March 12th: On this Day
1955, American jazz saxophonist and composer Charlie Parker died of a heart attack in New York City while watching Tommy Dorsey's Orchestra on television. He was 34. The coroner who performed his autopsy mistakenly estimated Parker's 34-year-old body to be between 50 and 60 years of age. (After years of drug and alcohol abuse).
March 10th: On this Day
1956, RCA Records placed a half page advert in Billboard Magazine claiming that Elvis Presley was 'the new singing rage.'
March 9th: On this Day
1964, The Beatles filmed the last day of train scenes for the movie A Hard Day's Night. During their six days of filming aboard a moving train, The Beatles travelled a total of 2,500 miles on the rails.
March 8th: On this day
1962, The Beatles made their radio debut on the BBC's 'Teenagers Turn', (Here We Go), singing Roy Orbison's 'Dream Baby'. It was reportedly the first time The Beatles wore suits onstage.
March 7th: On this Day
1953, Guy Mitchell was at No.1 on the UK singles chart with 'She Wears Red Feathers'. The song details a bizarre story of an English banker's love for a hula-hula girl.
March 6th: On this day 1951, Welsh composer, singer and actor Ivor Novello died aged 58. He first became known for the song ‘Keep the Home Fires Burning,’ which he composed during World War I. The annual British songwriter award is named after him.
March 5th: On this Day
1955, Elvis Presley made his TV debut when he appeared on the weekend show 'Louisiana Hayride' on KWKH TV, broadcast from Shreveport Auditorium in Shreveport, Louisiana.
March 4th: On this Day
1966, John Lennon's statement that The Beatles were 'more popular than Jesus Christ' was published in The London Evening Standard. "Christianity will go. It will vanish and shrink. We’re more popular then Jesus now; I don’t know which will go first, rock ‘n’ roll or Christianity. Jesus was alright, but his disciples were thick and ordinary." Christian groups in the US were outraged resulting in some states burning Beatles records. Lennon later apologised.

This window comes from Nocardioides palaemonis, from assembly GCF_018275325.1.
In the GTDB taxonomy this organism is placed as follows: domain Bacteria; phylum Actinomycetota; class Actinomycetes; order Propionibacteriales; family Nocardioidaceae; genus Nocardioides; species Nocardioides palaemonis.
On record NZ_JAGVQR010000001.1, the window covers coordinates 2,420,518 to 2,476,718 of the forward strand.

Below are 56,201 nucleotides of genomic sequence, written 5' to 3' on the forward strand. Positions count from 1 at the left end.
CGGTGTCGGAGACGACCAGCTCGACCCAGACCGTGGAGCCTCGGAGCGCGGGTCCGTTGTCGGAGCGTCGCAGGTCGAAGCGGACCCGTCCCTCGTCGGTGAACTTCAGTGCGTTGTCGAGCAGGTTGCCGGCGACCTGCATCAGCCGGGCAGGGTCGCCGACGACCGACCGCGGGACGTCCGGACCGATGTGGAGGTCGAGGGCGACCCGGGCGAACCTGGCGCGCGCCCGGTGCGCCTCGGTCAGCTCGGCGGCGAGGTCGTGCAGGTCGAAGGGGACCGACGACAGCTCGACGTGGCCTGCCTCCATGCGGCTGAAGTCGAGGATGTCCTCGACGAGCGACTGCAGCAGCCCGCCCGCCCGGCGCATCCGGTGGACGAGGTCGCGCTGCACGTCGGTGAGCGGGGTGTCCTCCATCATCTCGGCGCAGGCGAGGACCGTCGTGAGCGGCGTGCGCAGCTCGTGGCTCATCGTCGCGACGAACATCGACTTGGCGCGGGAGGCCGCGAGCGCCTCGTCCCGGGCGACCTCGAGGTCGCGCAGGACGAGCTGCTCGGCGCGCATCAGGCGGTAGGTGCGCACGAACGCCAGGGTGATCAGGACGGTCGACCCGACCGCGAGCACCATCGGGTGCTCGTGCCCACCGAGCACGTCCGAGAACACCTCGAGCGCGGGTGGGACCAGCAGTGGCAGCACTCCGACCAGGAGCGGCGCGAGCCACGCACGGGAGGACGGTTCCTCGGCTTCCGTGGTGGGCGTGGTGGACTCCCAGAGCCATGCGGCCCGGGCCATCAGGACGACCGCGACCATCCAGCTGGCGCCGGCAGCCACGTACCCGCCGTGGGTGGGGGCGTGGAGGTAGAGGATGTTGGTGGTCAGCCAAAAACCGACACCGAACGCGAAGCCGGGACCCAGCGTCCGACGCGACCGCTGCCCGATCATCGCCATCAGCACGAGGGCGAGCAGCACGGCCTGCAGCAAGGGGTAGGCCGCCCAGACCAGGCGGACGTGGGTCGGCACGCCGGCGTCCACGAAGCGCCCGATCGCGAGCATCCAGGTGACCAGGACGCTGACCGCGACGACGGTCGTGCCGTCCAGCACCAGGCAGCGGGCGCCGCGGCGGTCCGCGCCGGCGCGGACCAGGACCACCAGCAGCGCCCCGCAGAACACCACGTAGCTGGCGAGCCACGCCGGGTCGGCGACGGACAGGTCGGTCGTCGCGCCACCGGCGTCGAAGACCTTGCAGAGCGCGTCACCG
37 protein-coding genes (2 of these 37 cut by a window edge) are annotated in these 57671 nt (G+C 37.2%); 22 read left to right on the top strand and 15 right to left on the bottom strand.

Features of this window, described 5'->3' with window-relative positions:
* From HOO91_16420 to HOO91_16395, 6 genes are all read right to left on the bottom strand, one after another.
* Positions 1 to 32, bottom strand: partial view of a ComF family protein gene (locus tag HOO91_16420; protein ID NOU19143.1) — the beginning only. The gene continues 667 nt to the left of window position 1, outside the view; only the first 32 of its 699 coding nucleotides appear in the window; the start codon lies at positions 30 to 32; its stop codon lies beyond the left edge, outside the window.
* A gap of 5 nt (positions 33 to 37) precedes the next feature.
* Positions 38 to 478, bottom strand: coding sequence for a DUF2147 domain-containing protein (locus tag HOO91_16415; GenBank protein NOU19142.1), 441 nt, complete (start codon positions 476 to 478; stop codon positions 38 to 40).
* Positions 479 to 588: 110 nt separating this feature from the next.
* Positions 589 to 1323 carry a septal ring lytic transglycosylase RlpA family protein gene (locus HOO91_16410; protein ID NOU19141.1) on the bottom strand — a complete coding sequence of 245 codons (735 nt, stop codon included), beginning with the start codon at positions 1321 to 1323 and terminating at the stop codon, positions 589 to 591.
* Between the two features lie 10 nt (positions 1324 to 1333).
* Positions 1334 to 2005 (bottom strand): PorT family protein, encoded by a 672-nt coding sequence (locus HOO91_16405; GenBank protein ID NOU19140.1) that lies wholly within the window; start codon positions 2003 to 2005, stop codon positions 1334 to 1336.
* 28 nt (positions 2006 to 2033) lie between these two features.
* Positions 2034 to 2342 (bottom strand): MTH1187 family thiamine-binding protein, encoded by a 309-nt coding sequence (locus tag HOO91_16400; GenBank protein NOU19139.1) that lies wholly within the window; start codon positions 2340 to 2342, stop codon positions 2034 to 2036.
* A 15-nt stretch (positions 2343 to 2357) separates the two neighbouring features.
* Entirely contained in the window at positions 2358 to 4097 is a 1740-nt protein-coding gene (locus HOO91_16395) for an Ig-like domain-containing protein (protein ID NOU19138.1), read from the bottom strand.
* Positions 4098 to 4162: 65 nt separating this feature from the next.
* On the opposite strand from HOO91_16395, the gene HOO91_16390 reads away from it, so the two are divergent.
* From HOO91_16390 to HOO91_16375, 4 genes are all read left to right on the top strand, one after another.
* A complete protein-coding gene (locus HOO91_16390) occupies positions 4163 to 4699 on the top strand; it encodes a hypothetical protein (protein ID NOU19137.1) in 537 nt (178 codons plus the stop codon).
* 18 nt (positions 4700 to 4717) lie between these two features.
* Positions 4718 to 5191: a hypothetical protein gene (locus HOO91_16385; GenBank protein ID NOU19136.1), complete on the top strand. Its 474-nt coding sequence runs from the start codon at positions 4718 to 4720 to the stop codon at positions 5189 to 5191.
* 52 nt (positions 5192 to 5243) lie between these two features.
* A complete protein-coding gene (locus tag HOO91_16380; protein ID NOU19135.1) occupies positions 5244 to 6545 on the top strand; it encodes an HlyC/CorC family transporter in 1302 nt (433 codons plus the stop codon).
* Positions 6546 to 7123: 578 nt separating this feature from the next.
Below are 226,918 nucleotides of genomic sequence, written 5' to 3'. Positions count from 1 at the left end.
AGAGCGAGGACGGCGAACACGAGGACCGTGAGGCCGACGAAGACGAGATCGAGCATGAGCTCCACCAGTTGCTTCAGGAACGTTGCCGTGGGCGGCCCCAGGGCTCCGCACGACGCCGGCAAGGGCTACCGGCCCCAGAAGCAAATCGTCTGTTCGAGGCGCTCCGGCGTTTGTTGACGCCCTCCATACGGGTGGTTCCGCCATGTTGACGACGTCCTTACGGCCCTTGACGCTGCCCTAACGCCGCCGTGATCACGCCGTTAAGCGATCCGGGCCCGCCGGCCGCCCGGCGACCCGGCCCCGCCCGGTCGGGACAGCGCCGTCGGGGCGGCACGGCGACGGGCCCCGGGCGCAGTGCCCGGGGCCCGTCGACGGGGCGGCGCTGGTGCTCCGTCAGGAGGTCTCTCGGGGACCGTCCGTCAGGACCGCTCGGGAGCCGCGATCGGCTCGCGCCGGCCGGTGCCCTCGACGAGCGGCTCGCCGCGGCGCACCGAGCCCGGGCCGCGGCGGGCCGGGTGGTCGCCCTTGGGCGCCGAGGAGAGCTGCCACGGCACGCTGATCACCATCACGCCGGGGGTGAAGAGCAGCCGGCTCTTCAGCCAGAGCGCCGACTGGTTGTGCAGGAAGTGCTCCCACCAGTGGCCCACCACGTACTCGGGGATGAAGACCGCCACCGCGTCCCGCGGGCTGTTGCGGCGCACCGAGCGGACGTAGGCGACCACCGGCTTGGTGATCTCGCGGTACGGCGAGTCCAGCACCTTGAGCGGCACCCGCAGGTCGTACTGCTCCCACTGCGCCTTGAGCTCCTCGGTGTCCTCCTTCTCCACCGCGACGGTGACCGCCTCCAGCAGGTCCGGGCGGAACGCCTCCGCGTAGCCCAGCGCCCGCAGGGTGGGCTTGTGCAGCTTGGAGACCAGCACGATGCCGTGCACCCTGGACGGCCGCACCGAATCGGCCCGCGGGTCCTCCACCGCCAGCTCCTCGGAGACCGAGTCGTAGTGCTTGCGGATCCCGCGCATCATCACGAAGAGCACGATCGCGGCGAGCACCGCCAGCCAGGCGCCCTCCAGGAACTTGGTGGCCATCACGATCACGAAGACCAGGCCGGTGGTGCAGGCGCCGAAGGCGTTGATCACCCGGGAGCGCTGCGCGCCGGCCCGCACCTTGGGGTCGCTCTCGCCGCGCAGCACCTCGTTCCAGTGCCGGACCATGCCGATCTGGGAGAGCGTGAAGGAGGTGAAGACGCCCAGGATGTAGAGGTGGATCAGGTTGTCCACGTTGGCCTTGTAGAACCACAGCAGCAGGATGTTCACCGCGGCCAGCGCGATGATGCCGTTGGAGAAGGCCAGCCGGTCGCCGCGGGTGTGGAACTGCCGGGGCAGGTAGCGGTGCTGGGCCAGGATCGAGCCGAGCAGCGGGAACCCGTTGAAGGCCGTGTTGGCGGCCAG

March 3rd: On this Day
1966, Neil Young Stephen Stills and Richie Furay formed Buffalo Springfield in Los Angeles. Among the first wave of American bands to become popular in the wake of the British invasion, the group combined rock, folk, and country music into a sound all its own. Its million-selling song 'For What It's Worth' became a political anthem for the turbulent late 1960s.
March 2nd: On this day
1955, Elvis Presley appeared at Porky's Rooftop Club in Newport, Arkansas. Constantly on the road, performing night after night this was the group's 46th show this year, (Elvis along with Scotty Moore and Bill Black).
March 1st: On this Day
1958, Buddy Holly played the first of 25 dates on his only UK tour at the Trocadero, Elephant & Castle, London. Also on the bill was Gary Miller, The Tanner Sisters, Des O'Connor, The Montanas, Ronnie Keene & His Orchestra.
February 28th: On this day
1966, Police were called after over a 100 music fans barricaded themselves inside Liverpool's Cavern Club to protest at the clubs closure. The club had run up debts of over £10,000.